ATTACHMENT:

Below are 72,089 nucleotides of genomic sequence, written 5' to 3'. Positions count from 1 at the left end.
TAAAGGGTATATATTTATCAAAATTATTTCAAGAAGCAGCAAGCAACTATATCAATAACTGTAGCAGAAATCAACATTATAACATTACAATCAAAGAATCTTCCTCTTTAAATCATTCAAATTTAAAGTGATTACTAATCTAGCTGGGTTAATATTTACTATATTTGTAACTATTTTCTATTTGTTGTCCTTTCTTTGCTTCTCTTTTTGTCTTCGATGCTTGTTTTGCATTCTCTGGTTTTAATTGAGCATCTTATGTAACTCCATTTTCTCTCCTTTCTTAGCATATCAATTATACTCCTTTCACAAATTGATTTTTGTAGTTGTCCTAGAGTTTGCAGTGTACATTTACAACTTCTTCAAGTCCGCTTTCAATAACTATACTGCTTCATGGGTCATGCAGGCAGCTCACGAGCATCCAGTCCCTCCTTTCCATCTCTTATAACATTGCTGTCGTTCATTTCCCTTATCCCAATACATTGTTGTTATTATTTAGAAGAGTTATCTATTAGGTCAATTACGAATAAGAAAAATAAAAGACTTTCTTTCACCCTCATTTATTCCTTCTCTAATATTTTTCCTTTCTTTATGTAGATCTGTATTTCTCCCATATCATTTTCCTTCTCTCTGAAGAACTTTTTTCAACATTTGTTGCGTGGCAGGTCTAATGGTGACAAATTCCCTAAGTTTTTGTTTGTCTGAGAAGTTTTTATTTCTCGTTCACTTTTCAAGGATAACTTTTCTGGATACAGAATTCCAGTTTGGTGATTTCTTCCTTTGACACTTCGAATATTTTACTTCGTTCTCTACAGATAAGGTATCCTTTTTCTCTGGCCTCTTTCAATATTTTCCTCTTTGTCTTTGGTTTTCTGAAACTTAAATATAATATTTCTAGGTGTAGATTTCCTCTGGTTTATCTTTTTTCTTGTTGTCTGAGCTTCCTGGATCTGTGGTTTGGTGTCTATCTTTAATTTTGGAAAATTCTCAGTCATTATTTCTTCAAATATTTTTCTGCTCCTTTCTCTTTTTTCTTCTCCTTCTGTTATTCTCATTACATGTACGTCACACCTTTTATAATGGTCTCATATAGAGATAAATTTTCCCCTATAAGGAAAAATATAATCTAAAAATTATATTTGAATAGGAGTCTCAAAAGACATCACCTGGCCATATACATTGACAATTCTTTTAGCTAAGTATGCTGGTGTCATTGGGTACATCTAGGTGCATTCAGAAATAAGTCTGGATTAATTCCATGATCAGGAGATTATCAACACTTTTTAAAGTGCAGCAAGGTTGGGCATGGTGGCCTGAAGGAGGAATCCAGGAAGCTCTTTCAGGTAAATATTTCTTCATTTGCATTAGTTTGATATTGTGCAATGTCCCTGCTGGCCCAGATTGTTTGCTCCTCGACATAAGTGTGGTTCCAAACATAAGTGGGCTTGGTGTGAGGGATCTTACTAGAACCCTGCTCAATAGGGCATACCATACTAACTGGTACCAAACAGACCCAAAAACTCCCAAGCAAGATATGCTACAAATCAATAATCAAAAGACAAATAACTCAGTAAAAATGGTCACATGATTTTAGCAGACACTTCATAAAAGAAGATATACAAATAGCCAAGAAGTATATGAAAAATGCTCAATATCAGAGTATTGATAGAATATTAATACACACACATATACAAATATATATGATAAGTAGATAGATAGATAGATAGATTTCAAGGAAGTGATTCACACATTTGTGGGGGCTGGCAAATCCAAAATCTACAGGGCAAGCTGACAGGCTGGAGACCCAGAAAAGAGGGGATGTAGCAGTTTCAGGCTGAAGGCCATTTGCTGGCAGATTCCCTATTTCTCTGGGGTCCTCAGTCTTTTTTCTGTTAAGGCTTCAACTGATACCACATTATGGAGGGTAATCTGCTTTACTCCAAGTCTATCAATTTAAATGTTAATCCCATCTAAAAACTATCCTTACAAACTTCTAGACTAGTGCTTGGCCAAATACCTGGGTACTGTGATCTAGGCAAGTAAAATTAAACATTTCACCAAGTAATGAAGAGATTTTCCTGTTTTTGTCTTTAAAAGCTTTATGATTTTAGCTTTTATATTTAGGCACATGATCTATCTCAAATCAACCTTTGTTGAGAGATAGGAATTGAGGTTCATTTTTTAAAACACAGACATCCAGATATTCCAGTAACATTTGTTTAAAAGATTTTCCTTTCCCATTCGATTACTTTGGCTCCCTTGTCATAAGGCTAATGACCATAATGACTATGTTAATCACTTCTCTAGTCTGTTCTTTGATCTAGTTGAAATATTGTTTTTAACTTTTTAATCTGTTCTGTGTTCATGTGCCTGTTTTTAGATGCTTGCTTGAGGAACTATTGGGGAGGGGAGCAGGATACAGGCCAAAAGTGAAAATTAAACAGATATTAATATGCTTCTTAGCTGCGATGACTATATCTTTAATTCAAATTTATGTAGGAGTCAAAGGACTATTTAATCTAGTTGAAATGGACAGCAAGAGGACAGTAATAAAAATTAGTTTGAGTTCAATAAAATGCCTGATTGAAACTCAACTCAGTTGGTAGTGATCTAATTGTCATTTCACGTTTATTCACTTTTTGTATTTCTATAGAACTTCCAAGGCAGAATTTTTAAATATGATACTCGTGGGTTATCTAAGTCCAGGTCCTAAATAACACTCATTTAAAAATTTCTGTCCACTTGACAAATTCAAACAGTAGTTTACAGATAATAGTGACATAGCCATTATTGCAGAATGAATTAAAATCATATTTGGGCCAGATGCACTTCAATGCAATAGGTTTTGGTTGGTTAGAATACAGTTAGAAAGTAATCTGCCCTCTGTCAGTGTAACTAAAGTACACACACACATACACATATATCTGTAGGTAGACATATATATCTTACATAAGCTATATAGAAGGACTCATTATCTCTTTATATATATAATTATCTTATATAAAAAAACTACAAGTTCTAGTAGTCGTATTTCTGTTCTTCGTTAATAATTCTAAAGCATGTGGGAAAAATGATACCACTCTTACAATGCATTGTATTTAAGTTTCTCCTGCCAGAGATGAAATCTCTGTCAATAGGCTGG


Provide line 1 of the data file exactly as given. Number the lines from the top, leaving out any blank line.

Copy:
Below are 72,089 nucleotides of genomic sequence, written 5' to 3'. Positions count from 1 at the left end.